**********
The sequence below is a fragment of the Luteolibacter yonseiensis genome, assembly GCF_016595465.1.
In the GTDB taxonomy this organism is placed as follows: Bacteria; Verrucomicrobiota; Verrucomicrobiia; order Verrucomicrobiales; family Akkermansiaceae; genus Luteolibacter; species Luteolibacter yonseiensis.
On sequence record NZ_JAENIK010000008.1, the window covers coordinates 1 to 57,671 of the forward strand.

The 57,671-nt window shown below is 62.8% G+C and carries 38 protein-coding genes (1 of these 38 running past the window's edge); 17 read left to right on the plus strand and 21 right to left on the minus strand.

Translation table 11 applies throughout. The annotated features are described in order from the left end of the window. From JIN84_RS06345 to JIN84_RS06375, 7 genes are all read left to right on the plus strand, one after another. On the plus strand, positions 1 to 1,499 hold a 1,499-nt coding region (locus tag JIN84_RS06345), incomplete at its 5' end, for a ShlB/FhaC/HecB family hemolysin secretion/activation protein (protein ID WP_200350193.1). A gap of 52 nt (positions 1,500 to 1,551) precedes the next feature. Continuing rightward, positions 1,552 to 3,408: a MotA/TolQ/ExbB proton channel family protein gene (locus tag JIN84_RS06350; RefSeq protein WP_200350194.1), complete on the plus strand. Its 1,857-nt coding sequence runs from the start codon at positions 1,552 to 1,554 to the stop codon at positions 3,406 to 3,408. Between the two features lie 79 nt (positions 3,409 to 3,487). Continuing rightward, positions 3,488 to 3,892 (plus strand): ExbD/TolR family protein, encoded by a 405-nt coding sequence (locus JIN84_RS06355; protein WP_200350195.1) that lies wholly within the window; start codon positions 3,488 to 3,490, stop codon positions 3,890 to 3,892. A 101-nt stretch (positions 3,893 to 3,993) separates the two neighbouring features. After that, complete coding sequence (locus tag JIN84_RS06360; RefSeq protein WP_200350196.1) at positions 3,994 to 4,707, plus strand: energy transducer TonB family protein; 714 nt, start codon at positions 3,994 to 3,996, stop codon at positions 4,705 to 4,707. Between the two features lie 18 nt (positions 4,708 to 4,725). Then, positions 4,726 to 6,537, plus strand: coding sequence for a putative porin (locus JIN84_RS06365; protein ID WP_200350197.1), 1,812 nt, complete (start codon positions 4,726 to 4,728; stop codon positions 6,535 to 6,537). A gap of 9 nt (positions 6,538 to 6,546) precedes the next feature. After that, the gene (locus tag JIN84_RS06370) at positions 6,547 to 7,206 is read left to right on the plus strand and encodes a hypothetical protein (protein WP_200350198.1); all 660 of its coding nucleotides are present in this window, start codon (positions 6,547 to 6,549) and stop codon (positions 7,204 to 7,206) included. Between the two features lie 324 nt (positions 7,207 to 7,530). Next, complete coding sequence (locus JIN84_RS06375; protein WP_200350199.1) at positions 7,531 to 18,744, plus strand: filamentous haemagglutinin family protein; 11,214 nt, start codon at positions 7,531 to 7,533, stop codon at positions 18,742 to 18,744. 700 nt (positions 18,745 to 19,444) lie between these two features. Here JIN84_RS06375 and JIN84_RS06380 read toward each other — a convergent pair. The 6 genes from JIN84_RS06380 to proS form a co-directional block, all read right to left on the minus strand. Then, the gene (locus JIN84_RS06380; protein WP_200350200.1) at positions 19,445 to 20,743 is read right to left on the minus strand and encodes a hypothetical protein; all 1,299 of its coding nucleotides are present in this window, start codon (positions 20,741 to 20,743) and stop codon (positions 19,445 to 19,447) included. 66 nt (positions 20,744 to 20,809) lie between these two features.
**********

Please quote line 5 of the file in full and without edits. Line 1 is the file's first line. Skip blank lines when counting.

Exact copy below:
Translation table 11 applies throughout. The annotated features are described in order from the left end of the window. From JIN84_RS06345 to JIN84_RS06375, 7 genes are all read left to right on the plus strand, one after another. On the plus strand, positions 1 to 1,499 hold a 1,499-nt coding region (locus tag JIN84_RS06345), incomplete at its 5' end, for a ShlB/FhaC/HecB family hemolysin secretion/activation protein (protein ID WP_200350193.1). A gap of 52 nt (positions 1,500 to 1,551) precedes the next feature. Continuing rightward, positions 1,552 to 3,408: a MotA/TolQ/ExbB proton channel family protein gene (locus tag JIN84_RS06350; RefSeq protein WP_200350194.1), complete on the plus strand. Its 1,857-nt coding sequence runs from the start codon at positions 1,552 to 1,554 to the stop codon at positions 3,406 to 3,408. Between the two features lie 79 nt (positions 3,409 to 3,487). Continuing rightward, positions 3,488 to 3,892 (plus strand): ExbD/TolR family protein, encoded by a 405-nt coding sequence (locus JIN84_RS06355; protein WP_200350195.1) that lies wholly within the window; start codon positions 3,488 to 3,490, stop codon positions 3,890 to 3,892. A 101-nt stretch (positions 3,893 to 3,993) separates the two neighbouring features. After that, complete coding sequence (locus tag JIN84_RS06360; RefSeq protein WP_200350196.1) at positions 3,994 to 4,707, plus strand: energy transducer TonB family protein; 714 nt, start codon at positions 3,994 to 3,996, stop codon at positions 4,705 to 4,707. Between the two features lie 18 nt (positions 4,708 to 4,725). Then, positions 4,726 to 6,537, plus strand: coding sequence for a putative porin (locus JIN84_RS06365; protein ID WP_200350197.1), 1,812 nt, complete (start codon positions 4,726 to 4,728; stop codon positions 6,535 to 6,537). A gap of 9 nt (positions 6,538 to 6,546) precedes the next feature. After that, the gene (locus tag JIN84_RS06370) at positions 6,547 to 7,206 is read left to right on the plus strand and encodes a hypothetical protein (protein WP_200350198.1); all 660 of its coding nucleotides are present in this window, start codon (positions 6,547 to 6,549) and stop codon (positions 7,204 to 7,206) included. Between the two features lie 324 nt (positions 7,207 to 7,530). Next, complete coding sequence (locus JIN84_RS06375; protein WP_200350199.1) at positions 7,531 to 18,744, plus strand: filamentous haemagglutinin family protein; 11,214 nt, start codon at positions 7,531 to 7,533, stop codon at positions 18,742 to 18,744. 700 nt (positions 18,745 to 19,444) lie between these two features. Here JIN84_RS06375 and JIN84_RS06380 read toward each other — a convergent pair. The 6 genes from JIN84_RS06380 to proS form a co-directional block, all read right to left on the minus strand. Then, the gene (locus JIN84_RS06380; protein WP_200350200.1) at positions 19,445 to 20,743 is read right to left on the minus strand and encodes a hypothetical protein; all 1,299 of its coding nucleotides are present in this window, start codon (positions 20,741 to 20,743) and stop codon (positions 19,445 to 19,447) included. 66 nt (positions 20,744 to 20,809) lie between these two features.